The Sunday Sermon: November 15, 2020 – 24th Sunday after Pentecost
Scripture: Ezekiel 37:1-7
There are times between times, a week perhaps after ones that preceded it and ones that will follow, when we just might slow down, look back, look ahead, and decide finally that right now is the best place to be. This is one of those weeks.
Looking back, and understanding that stewardship – the care we give to our church and its community, property, and ministries – never ends, we realize that Stewardship Season is over for another year. We’ll anticipate the gifts of God from the people of God for the year ahead here at Pewee Valley Presbyterian in the weeks before us, but we have left that in GOD’s hands and in the hearts of each one of us.
Looking ahead, we have thanksgiving to offer and Thanksgiving to figure out. And then, after that … well, we’ll leave “after that” to itself. Let’s focus in on the now.
This week is one of those rarest of weeks when we get a chance to rest our weary bones and speak to our tired souls. When we get a chance to breathe more deeply than we most often allow. So …
Take a deep breath in … and breathe it out. Breathe in … and breathe out. And listen for the Word of God.
Read Ezekiel 37:1-7 the Word of the Lord. Thanks be to God.
We have an opportunity in this very familiar passage from Ezekiel to understand God and ourselves in a unique way, an opportunity to discover one of the primary purposes for our life of faith, together and individually. This “time in between” offers an opportunity to reflect a bit on our lives in these unprecedented times: What’s working (full life), what’s not (dry bones), and what we can do about the latter? We get some responses from Ezekiel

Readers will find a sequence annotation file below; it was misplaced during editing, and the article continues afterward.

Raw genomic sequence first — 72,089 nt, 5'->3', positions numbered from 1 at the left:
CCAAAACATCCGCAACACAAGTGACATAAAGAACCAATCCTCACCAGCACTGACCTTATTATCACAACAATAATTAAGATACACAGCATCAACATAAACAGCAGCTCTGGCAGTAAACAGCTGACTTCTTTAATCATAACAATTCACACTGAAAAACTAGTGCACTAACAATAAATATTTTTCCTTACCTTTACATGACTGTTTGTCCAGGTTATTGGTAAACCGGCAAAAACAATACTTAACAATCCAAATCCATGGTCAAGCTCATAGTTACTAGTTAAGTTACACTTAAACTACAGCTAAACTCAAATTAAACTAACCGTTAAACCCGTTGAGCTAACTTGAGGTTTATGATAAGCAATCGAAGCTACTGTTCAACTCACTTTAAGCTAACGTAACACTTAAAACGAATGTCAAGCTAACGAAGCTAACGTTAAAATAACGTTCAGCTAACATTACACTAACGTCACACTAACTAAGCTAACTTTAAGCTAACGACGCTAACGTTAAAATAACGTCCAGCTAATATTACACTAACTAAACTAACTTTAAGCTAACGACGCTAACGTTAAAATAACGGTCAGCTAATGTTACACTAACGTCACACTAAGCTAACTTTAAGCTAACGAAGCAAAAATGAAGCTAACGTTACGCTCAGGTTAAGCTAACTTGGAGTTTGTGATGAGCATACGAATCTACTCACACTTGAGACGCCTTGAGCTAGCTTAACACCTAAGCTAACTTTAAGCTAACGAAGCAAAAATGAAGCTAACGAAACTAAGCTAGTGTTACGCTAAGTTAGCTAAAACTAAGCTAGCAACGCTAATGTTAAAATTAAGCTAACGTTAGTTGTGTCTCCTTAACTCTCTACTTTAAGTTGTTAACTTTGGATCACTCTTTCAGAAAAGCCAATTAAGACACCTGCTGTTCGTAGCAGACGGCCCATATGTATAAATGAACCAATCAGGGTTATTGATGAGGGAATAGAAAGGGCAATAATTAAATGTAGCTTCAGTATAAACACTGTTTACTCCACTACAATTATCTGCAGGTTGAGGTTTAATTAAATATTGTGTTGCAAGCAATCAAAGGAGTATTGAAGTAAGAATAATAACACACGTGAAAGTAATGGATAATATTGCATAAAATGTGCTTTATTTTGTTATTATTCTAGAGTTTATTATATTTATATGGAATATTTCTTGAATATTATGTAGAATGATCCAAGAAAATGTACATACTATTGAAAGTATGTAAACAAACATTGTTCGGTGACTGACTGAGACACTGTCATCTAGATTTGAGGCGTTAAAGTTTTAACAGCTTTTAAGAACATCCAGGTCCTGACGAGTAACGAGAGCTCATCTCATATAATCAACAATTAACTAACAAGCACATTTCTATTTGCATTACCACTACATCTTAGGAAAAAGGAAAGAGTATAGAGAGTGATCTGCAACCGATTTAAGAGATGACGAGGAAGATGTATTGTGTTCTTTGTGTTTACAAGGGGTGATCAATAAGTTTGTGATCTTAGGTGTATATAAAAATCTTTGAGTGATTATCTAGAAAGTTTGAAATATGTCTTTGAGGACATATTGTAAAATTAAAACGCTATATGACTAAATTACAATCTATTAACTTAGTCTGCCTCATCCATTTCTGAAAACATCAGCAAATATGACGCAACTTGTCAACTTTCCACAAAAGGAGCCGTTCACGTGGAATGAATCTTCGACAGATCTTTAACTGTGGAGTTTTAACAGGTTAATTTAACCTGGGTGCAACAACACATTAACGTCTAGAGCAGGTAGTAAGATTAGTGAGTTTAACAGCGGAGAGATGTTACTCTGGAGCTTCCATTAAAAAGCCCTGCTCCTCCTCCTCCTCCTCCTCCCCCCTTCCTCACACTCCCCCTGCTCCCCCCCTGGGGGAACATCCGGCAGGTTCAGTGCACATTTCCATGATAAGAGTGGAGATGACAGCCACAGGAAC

We begin in a graveyard. Ezekiel is in a trance – we hear that in the language in verse one: “the hand of the Lord was upon me.” He is wandering and he’s wondering in his state of mind, at the great number of bones all around him, bones of those long dead that have been lying in the sun so long they are dry, bleached white. Other than this fantastic pile of bones, there is nothing.
Where are the graveyards in our lives? The bones, represent more than “death.” They are dry bones, “very dry” the writing says. These bones represent life, too – barren lives, empty dreams. Where are the empty dreams in our lives? These two questions are pretty bleak. And it doesn’t take much deep thinking to come up with the “graveyards” and “empty dreams” that are part of our lives in this COVID-19, politically saturated, racially charged time. But just as we feel things are pretty bleak, just as we begin to find more distractions in this “time between times” that will allow us to not pay attention to what we may not want to pay closer attention to, God asks a third question: Can these bones live? In the midst of our graveyards and our empty dreams, can there be life? That gets our attention.